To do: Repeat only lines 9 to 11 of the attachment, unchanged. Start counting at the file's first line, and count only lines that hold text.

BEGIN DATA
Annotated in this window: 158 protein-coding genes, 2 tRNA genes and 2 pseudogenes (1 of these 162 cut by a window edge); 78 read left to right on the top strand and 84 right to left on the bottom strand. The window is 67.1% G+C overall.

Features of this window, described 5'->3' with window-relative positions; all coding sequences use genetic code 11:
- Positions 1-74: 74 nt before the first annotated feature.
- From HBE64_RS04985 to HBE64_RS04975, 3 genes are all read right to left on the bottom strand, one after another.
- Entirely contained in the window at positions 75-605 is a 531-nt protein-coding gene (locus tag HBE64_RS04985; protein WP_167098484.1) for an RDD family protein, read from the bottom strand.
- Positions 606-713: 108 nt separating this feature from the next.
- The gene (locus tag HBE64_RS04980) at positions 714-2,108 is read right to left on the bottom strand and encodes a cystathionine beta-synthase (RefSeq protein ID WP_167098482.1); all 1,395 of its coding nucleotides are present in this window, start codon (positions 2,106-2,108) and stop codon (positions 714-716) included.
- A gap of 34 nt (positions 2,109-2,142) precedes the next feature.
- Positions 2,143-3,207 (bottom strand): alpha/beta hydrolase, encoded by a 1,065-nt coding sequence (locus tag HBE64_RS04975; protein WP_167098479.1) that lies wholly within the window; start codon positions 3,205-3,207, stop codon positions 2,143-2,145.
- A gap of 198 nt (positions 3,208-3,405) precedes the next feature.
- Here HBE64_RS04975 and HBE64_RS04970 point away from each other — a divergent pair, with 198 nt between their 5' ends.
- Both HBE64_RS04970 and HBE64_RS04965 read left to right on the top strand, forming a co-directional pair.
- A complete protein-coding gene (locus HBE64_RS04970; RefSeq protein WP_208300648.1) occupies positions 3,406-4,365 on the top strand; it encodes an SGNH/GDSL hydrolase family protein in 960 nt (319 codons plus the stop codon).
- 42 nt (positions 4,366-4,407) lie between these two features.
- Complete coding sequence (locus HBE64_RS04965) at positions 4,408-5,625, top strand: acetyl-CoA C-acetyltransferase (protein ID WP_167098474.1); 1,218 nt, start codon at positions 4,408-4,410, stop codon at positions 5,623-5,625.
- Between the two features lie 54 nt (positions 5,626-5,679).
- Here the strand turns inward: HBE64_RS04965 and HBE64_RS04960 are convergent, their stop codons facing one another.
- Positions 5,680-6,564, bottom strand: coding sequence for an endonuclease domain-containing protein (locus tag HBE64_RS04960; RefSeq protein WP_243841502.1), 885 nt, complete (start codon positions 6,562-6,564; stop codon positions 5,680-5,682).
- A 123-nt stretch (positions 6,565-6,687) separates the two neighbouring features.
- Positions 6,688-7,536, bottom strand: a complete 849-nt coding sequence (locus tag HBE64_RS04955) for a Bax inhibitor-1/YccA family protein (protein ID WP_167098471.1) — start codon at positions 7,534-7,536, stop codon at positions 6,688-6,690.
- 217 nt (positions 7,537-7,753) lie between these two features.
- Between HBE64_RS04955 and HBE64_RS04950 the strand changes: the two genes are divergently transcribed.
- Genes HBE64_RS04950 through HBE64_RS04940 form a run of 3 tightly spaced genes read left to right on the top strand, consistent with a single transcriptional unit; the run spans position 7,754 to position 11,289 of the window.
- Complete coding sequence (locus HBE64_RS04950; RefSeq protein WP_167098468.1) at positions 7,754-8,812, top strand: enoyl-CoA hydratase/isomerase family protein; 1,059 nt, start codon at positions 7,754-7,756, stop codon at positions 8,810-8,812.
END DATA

- Positions 2,143-3,207 (bottom strand): alpha/beta hydrolase, encoded by a 1,065-nt coding sequence (locus tag HBE64_RS04975; protein WP_167098479.1) that lies wholly within the window; start codon positions 3,205-3,207, stop codon positions 2,143-2,145.
- A gap of 198 nt (positions 3,208-3,405) precedes the next feature.
- Here HBE64_RS04975 and HBE64_RS04970 point away from each other — a divergent pair, with 198 nt between their 5' ends.